This study was designed to oversample youth (14-24 years) presenting to the ED for violent injury (i.e., assault related) and reporting past 6 month substance use. Patients completed screening and surveys during their ED visit. However, those with violent injuries too severe to participate in the ED were recruited if they stabilized in the hospital within 72 hours. Based on the age block (14-17, 18-20, 21-24) and sex (male/female) of enrolled youth presenting with violent injury, a proportionally selected comparison group was sampled of youth who presented for non-assault related complaints (e.g., abdominal pain, fever) and reported past 6 month substance use. Comparison youth were approached based on triage time, to mirror the proportion of participants in each age/sex group of violently injured participants. Patients were approached by research assistants to participate in a screening survey to determine eligibility. Patients presenting to the ED for an acute sexual assault, child abuse, or suicidal ideation or attempt were excluded. Upon written consent/assent from the patient (and parent/guardian if age was less than 18), participants self-administered a computerized screening survey(about 25 minutes) and chose a one-dollar gift (i.e., cards and lotion). Participants completed the surveys in treatment spaces without others present, in order to ensure confidentiality. Screened participants in the violently injured and comparison group reporting past 6 month substance use on the ASSIST (i.e., marijuana, cocaine, prescription stimulant, opiates, or sedatives/sleeping pills, methamphetamine, inhalants, hallucinogens, street opiates; World Health Organization ASSIST Working Group, 2002) were enrolled in the longitudinal study and completed a baseline assessment (about 90 minutes; 20 dollars remuneration), and a urine drug screen (5 dollars) as well as oral HIV testing (5 dollars; not reported here). The baseline interview included self-administered and research assistant administered portions (e.g., Time Line Follow Back [TLFB] interview). Our IRB did not allow for collection of additional data from refusals without written informed consent.
The dataset does not contain weight variables.
ICPSR data undergo a confidentiality review and are altered when necessary to limit the risk of disclosure. ICPSR also routinely creates ready-to-go data files along with setups in the major statistical software formats as well as standard codebooks to accompany the data. In addition to these procedures, ICPSR performed the following processing steps for this data collection: Created variable labels and/or value labels.; Standardized missing values.; Performed recodes and/or calculated derived variables.; Checked for undocumented or out-of-range codes..
Presence of Common Scales: Established scales used for this study include: Conflict Tactics Scale (CTS); Alcohol Smoking and Substance Involvement Screening Test (ASSIST); Mini International Neuropsychiatric Interview (MINI-adult); Mini International Neuropsychiatric Interview for Adolescents and Children (MINI-kid);
Response Rates: The baseline survey had a response rate of 85.4 percent.
High-risk youth (ages 14-17) and young adults (ages 18-24) with drug use who present to an inner-city emergency department with multiple risk behaviors. Smallest Geographic Unit: none
Emergency department patients aged 14-24 presenting for violent injury and a similarly aged comparison population of patients presenting for any medical reason were eligible for screening. During screening, participants were included on the basis of self-reported drug use in the previous year. Exclusions from study participation included: Patients who presented with acute sexual assault (CSC); Child abuse (CPS); Suicidal ideation or attempt; Altered mental status precluding consent; Diagnosis of schizophrenia; No parent/guardian available to give consent for minors; Abnormal vitals that did not stabilize during entire length of stay; Blood pressure 85/x; Heart Rate greater than 130; Oxygen Saturation less than 85 percent; If the patient was intubated or on a ventilator; Active participation in another study; If the patient was in police custody / currently incarcerated; Already in the Flint Youth Injury study; An ineligible screen for Flint Youth Injury within the past 6 months; If the patient did not understand English; If the patient had been seen for a violent injury that happened more than 72 hours prior to presenting to the ED; Recruitment started on December 20, 2009 between the hours of 2 p.m. and 12 a.m. with additional weekend sampling between 5 a.m. to 7 a.m. Violently injured patients who were still in the ED at the time of shift start or who triaged up to shift end and were sent into a waiting room or put in a patient room were recruited. Potential comparison group participants with triage times one hour after the time of shift start and up to one hour before shift end were recruited.On January 14 recruitment hours changed to 4 p.m. to 2 a.m. seven days a week. On January 22 recruitment hours were changed to 3 p.m. through 1 a.m. Starting April 15 recruitment hours were 5 a.m. through 2 a.m. On April 27 recruitment times were between 5 a.m. and 1 a.m. except for Tuesdays and Wednesdays when shifting began at 7 a.m. On September 2, a third shift (11 p.m. - 7 a.m.) was added 5 days a week, which provided 24 hour a day coverage Thursday through Monday. Winter holidays were excluded. However, recruitment days included summer holidays.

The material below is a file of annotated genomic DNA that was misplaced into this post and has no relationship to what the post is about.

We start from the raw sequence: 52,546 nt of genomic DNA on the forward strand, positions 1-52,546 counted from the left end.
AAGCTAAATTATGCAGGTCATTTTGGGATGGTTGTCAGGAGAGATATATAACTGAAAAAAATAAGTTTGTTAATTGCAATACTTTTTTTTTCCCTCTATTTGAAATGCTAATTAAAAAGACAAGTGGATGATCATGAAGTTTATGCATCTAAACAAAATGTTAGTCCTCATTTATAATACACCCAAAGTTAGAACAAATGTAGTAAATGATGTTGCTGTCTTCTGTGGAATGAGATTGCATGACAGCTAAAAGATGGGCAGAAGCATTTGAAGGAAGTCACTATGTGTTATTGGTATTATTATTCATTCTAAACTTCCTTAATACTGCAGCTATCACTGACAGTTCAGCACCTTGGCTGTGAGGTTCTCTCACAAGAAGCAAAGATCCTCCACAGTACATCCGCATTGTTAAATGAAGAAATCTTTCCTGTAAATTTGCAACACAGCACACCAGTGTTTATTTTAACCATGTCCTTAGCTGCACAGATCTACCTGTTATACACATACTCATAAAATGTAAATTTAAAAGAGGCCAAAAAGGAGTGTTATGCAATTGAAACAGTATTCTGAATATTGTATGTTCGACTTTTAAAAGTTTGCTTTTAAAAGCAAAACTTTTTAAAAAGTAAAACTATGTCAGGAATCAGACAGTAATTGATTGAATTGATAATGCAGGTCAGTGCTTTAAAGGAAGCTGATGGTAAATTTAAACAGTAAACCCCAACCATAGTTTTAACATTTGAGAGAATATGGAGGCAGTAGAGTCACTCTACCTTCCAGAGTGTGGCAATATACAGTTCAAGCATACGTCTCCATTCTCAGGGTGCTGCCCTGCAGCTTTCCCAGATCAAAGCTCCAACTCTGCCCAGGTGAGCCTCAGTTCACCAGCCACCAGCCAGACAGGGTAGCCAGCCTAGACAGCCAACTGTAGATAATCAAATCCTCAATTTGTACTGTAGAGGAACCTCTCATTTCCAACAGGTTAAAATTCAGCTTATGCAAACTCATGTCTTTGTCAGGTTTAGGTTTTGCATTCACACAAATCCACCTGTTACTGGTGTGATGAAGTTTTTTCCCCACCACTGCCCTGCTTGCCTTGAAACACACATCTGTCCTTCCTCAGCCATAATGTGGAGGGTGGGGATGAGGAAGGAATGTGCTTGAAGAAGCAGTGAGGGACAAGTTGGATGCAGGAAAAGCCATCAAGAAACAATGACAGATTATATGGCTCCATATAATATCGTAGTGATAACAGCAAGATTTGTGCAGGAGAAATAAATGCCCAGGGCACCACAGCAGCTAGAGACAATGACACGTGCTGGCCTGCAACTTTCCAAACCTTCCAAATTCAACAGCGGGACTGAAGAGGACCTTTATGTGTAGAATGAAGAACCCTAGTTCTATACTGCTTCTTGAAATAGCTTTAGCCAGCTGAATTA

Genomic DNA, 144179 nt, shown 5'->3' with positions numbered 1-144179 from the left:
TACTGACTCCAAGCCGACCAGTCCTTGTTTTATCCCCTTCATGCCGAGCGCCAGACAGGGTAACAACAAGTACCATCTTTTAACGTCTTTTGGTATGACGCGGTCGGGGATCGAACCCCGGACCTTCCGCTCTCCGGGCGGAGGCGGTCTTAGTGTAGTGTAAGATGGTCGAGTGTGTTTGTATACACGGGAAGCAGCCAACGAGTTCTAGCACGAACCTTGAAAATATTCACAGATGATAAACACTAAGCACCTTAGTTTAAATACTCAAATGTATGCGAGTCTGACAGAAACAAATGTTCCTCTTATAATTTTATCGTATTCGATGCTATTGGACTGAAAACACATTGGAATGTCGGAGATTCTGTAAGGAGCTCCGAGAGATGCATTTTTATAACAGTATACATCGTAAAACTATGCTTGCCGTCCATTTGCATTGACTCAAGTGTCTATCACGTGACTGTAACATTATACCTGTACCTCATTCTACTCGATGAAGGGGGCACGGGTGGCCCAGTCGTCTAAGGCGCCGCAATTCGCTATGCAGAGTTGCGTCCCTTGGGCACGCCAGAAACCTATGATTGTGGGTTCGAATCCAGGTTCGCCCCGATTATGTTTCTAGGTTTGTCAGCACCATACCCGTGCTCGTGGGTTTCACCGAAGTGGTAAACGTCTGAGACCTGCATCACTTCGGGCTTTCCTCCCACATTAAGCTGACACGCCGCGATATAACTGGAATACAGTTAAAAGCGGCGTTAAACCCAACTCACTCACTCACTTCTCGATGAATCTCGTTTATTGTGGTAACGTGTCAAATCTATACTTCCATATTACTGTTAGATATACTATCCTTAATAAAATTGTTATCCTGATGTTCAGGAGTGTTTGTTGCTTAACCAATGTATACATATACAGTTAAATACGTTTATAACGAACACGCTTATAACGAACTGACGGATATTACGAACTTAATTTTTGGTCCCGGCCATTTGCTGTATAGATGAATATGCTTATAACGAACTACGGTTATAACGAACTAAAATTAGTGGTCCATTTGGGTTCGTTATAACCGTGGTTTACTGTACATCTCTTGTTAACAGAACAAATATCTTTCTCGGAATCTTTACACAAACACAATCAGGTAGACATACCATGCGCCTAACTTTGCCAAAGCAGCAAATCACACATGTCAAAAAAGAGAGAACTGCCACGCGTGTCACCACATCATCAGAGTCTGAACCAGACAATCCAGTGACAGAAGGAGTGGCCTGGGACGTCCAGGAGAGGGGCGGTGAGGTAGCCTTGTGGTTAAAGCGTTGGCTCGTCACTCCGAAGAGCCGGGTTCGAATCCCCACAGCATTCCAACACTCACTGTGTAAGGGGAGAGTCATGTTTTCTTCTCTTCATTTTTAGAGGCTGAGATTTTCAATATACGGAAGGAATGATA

Funding insitution(s): United States Department of Health and Human Services. National Institutes of Health. National Institute on Drug Abuse (DA024646).
computer-assisted self interview (CASI), face-to-face interviewThis collection reflects the public-use version of ICPSR #36558. Large differences in the datasets are due to additional ICPSR processing in the interests of minimizing disclosure risk and sensitivity of subject matter.This data collection provides the baseline data collected between December 19, 2009 and September 7, 2011.Followups were conducted with the cohort at 6, 12, 18, and 24 months. These data are not currently part of this collection.The variable DEID should be used to link respondents between the screener and wave data.ICPSR created all of the variable labels for each dataset.
- alcohol abuse
- controlled drugs
- domestic violence
- drug abuse
- drug use
- gang members
- gun ownership
- gun use
- interpersonal conflict
- intravenous drug use
- prescription drugs
- social behavior
- social values
- youths at risk
|Publisher||ICPSR - Interuniversity Consortium for Political and Social Research|
|Contributor||United States Department of Health and Human Services. National Institutes of Health. National Institute on Drug Abuse|
|Rights||Download; This study is freely available to the general public via web download.|
|Contact||ICPSR - Interuniversity Consortium for Political and Social Research|
|Resource Type||Dataset; survey data|